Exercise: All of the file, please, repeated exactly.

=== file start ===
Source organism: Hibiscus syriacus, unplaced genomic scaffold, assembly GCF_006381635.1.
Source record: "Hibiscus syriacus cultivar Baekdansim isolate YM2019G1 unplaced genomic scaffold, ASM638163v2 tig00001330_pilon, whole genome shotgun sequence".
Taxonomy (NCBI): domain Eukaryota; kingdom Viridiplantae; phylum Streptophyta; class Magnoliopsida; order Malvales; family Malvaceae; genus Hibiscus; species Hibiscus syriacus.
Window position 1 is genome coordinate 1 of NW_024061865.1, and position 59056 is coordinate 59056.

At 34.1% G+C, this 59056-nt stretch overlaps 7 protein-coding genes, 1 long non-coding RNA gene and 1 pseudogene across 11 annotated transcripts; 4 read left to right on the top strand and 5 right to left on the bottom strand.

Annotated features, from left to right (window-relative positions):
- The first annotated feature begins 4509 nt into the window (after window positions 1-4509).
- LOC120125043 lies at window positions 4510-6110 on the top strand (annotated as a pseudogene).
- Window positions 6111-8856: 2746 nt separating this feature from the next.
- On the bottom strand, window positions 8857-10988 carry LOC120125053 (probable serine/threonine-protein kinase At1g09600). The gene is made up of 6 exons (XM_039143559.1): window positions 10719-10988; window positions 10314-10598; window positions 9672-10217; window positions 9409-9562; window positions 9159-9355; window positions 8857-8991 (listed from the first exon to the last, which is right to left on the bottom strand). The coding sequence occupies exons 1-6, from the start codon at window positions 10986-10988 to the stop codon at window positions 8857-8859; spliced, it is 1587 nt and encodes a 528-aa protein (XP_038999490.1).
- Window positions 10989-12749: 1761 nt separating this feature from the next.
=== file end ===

Source organism: Hibiscus syriacus, unplaced genomic scaffold, assembly GCF_006381635.1.
Source record: "Hibiscus syriacus cultivar Baekdansim isolate YM2019G1 unplaced genomic scaffold, ASM638163v2 tig00001330_pilon, whole genome shotgun sequence".
Taxonomy (NCBI): domain Eukaryota; kingdom Viridiplantae; phylum Streptophyta; class Magnoliopsida; order Malvales; family Malvaceae; genus Hibiscus; species Hibiscus syriacus.
Window position 1 is genome coordinate 1 of NW_024061865.1, and position 59056 is coordinate 59056.

At 34.1% G+C, this 59056-nt stretch overlaps 7 protein-coding genes, 1 long non-coding RNA gene and 1 pseudogene across 11 annotated transcripts; 4 read left to right on the top strand and 5 right to left on the bottom strand.

Annotated features, from left to right (window-relative positions):
- The first annotated feature begins 4509 nt into the window (after window positions 1-4509).
- LOC120125043 lies at window positions 4510-6110 on the top strand (annotated as a pseudogene).
- Window positions 6111-8856: 2746 nt separating this feature from the next.
- On the bottom strand, window positions 8857-10988 carry LOC120125053 (probable serine/threonine-protein kinase At1g09600). The gene is made up of 6 exons (XM_039143559.1): window positions 10719-10988; window positions 10314-10598; window positions 9672-10217; window positions 9409-9562; window positions 9159-9355; window positions 8857-8991 (listed from the first exon to the last, which is right to left on the bottom strand). The coding sequence occupies exons 1-6, from the start codon at window positions 10986-10988 to the stop codon at window positions 8857-8859; spliced, it is 1587 nt and encodes a 528-aa protein (XP_038999490.1).
- Window positions 10989-12749: 1761 nt separating this feature from the next.